Climate Dynamics

, Volume 35, Issue 4, pp 669–683 | Cite as

Low and high frequency Madden–Julian oscillations in austral summer: interannual variations

  • Takeshi Izumo
  • Sébastien Masson
  • Jérome Vialard
  • Clément de Boyer Montegut
  • Swadhin K. Behera
  • Gurvan Madec
  • Keiko Takahashi
  • Toshio Yamagata


The Madden–Julian oscillation (MJO) is the main component of intraseasonal variability of the tropical convection, with clear climatic impacts at an almost-global scale. Based on satellite observations, it is shown that there are two types of austral-summer MJO events (broadly defined as 30–120 days convective variability with eastward propagation of about 5 m/s). Equatorial MJO events have a period of 30–50 days and tend to be symmetric about the equator, whereas MJO events centered near 8°S tend to have a longer period of 55–100 days. The lower-frequency variability is associated with a strong upper-ocean response, having a clear signature in both sea surface temperature and its diurnal cycle. These two MJO types have different interannual variations, and are modulated by the Indian Ocean Dipole (IOD). Following a negative IOD event, the lower-frequency southern MJO variability increases, while the higher-frequency equatorial MJO strongly diminishes. We propose two possible explanations for this change in properties of the MJO. One possibility is that changes in the background atmospheric circulation after an IOD favour the development of the low-frequency MJO. The other possibility is that the shallower thermocline ridge and mixed layer depth, by enhancing SST intraseasonal variability and thus ocean–atmosphere coupling in the southwest Indian Ocean (the breeding ground of southern MJO onset), favour the lower-frequency southern MJO variability.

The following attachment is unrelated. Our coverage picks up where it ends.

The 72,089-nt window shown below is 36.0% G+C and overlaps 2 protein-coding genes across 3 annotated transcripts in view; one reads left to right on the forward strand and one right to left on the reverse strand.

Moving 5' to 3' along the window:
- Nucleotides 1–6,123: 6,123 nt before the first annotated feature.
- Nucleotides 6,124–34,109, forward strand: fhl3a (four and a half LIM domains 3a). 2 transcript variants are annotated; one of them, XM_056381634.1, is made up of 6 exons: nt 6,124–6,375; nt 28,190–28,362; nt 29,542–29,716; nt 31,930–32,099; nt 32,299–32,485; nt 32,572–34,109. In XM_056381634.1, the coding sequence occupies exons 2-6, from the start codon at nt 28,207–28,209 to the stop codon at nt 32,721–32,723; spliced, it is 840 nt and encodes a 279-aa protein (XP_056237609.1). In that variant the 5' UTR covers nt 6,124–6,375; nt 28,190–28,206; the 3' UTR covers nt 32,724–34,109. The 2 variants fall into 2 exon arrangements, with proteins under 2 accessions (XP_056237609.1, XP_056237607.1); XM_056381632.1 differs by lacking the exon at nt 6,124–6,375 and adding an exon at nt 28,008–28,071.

Intraseasonal Madden–Julian oscillation (MJO) Seychelles–Chagos thermocline ridge/thermocline dome of the Indian Ocean Indian Ocean dipole (IOD) El Nino southern oscillation (ENSO) Diurnal cycle Oceanic diurnal warm layers Air–sea interactions Ocean–atmosphere coupling Interannual variations Mixed layer Australian weather 



The authors would like to thank the three reviewers for their helpful comments and corrections, that significantly improved the readability and clarity of the manuscript. The authors would also like to thank JAMSTEC, especially FRCGC and the Earth Simulator Center, for their great hospitality and the high performance material and computer facilities they offer. Dr. Sophie Cravatte, Dr. Fabien Durand, and all the LEGOS and LOCEAN teams are greatly thanked for their support of this research project. Most of the observations data were made available mainly by NOAA/NCEP/CPC through Climate Diagnostics Center (CDC), IRI/LDEO Climate Data Library and AVISO servers. AVHRR Pathfinder SST is NODC/NOAA. QuikScat data are produced by Remote Sensing Systems and sponsored by the NASA Ocean Vector Winds Science Team. Those data were obtained from the IFREMER (CERSAT) ftp server. The authors also wish to acknowledge the use of NOAA/PMEL Ferret program for analysis and graphics in this paper. The Japan Society for the Promotion of Science (JSPS) and the French Research Agency (ANR, Project INLOES) funded this work.


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Copyright information

© Springer-Verlag 2009

Authors and Affiliations

  • Takeshi Izumo
    • 1
    • 2
  • Sébastien Masson
    • 2
  • Jérome Vialard
    • 2
  • Clément de Boyer Montegut
    • 3
  • Swadhin K. Behera
    • 1
  • Gurvan Madec
    • 2
  • Keiko Takahashi
    • 4
  • Toshio Yamagata
    • 1
    • 5
  1. 1.Research Institute For Global Change (JAMSTEC)YokohamaJapan
  2. 2.LOCEAN, IRD-CNRS-UPMCParisFrance
  3. 3.IFREMERBrestFrance
  4. 4.Earth Simulator Center (JAMSTEC)YokohamaJapan
  5. 5.University of TokyoTokyoJapan

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